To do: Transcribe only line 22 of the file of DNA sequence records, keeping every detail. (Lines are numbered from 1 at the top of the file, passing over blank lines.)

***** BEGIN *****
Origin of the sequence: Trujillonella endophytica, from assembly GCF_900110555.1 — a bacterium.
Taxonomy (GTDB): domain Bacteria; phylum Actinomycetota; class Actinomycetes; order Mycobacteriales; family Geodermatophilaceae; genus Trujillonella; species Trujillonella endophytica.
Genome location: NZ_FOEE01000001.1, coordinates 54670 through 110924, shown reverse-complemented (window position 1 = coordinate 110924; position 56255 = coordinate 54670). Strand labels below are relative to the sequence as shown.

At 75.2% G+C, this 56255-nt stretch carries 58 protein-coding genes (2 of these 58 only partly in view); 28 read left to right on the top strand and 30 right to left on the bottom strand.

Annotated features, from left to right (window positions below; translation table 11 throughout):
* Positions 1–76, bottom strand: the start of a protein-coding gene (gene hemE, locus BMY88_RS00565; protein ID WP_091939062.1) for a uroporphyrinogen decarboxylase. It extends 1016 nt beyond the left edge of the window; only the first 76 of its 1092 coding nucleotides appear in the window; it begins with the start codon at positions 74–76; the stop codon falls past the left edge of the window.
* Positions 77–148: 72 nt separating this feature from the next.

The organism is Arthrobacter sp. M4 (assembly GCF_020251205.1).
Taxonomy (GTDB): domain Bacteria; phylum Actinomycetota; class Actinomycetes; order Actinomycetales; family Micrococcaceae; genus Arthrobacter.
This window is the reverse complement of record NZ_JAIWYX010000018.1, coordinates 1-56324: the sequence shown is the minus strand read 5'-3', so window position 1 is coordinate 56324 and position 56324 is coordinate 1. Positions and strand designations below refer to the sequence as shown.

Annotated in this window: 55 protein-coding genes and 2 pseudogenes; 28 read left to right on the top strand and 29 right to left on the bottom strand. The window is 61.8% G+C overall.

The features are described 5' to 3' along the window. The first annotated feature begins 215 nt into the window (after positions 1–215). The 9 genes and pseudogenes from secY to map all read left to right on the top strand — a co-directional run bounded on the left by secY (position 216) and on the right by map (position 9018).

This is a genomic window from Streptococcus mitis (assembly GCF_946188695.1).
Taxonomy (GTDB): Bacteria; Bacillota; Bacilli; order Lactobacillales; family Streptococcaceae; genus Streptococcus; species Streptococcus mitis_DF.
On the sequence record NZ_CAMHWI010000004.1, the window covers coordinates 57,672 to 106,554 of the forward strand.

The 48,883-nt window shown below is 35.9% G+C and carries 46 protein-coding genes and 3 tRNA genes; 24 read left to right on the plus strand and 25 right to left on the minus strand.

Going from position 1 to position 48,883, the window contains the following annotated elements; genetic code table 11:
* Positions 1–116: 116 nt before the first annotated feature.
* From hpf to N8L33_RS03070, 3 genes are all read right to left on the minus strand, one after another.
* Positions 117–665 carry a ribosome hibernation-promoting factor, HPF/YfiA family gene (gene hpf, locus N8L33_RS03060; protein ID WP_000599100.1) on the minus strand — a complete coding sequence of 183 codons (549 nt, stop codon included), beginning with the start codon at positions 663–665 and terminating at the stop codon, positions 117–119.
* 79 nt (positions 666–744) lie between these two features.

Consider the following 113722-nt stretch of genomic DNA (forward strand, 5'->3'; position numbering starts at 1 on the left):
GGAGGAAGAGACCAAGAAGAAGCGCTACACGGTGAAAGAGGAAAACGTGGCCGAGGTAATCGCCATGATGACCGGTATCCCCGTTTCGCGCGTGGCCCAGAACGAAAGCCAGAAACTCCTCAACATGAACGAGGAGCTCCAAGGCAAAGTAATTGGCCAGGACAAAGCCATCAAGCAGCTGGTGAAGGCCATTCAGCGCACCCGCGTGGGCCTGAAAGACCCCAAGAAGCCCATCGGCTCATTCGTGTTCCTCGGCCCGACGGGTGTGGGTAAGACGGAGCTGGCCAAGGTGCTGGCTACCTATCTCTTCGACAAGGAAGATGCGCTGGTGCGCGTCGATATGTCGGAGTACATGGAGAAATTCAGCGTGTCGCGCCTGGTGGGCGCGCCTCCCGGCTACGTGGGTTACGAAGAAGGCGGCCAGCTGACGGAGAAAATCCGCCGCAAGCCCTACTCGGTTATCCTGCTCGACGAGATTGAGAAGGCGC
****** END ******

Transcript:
Consider the following 113722-nt stretch of genomic DNA (forward strand, 5'->3'; position numbering starts at 1 on the left):